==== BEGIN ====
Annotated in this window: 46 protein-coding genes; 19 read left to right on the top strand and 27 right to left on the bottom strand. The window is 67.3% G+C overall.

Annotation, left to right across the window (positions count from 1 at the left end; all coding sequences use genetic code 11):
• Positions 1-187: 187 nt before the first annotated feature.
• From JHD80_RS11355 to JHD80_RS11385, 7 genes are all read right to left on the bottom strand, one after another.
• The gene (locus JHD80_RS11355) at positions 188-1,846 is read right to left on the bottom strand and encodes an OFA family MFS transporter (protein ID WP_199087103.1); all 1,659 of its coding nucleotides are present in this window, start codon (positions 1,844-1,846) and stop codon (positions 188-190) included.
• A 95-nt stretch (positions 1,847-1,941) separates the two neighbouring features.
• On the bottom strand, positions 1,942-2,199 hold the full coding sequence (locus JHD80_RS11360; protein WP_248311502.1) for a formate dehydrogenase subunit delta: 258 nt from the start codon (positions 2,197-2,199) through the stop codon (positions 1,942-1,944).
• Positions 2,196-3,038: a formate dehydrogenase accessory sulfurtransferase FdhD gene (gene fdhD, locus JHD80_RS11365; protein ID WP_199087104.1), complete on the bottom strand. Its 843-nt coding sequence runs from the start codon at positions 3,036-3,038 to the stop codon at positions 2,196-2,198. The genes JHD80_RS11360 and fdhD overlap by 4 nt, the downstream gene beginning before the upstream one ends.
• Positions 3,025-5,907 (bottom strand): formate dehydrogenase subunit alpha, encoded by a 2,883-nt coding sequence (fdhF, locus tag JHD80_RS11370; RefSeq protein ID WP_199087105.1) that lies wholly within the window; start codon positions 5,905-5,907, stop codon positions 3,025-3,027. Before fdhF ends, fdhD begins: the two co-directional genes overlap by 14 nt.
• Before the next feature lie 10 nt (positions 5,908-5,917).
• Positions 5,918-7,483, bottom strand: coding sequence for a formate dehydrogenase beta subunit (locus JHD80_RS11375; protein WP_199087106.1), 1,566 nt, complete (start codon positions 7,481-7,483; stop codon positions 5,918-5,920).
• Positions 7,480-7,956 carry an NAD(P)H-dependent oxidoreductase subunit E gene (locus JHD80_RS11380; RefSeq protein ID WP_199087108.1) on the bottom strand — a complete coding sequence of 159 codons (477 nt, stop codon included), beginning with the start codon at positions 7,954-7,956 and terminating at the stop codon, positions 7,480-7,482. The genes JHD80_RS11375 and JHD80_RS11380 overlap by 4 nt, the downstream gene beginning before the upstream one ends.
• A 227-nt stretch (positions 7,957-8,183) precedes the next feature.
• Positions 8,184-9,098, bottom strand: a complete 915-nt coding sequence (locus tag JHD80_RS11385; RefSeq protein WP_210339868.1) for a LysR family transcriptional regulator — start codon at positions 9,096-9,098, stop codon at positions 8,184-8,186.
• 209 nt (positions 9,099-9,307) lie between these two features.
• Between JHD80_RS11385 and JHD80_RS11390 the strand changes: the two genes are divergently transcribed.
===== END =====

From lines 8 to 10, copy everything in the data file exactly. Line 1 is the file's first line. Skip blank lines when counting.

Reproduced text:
• Positions 2,196-3,038: a formate dehydrogenase accessory sulfurtransferase FdhD gene (gene fdhD, locus JHD80_RS11365; protein ID WP_199087104.1), complete on the bottom strand. Its 843-nt coding sequence runs from the start codon at positions 3,036-3,038 to the stop codon at positions 2,196-2,198. The genes JHD80_RS11360 and fdhD overlap by 4 nt, the downstream gene beginning before the upstream one ends.
• Positions 3,025-5,907 (bottom strand): formate dehydrogenase subunit alpha, encoded by a 2,883-nt coding sequence (fdhF, locus tag JHD80_RS11370; RefSeq protein ID WP_199087105.1) that lies wholly within the window; start codon positions 5,905-5,907, stop codon positions 3,025-3,027. Before fdhF ends, fdhD begins: the two co-directional genes overlap by 14 nt.
• Before the next feature lie 10 nt (positions 5,908-5,917).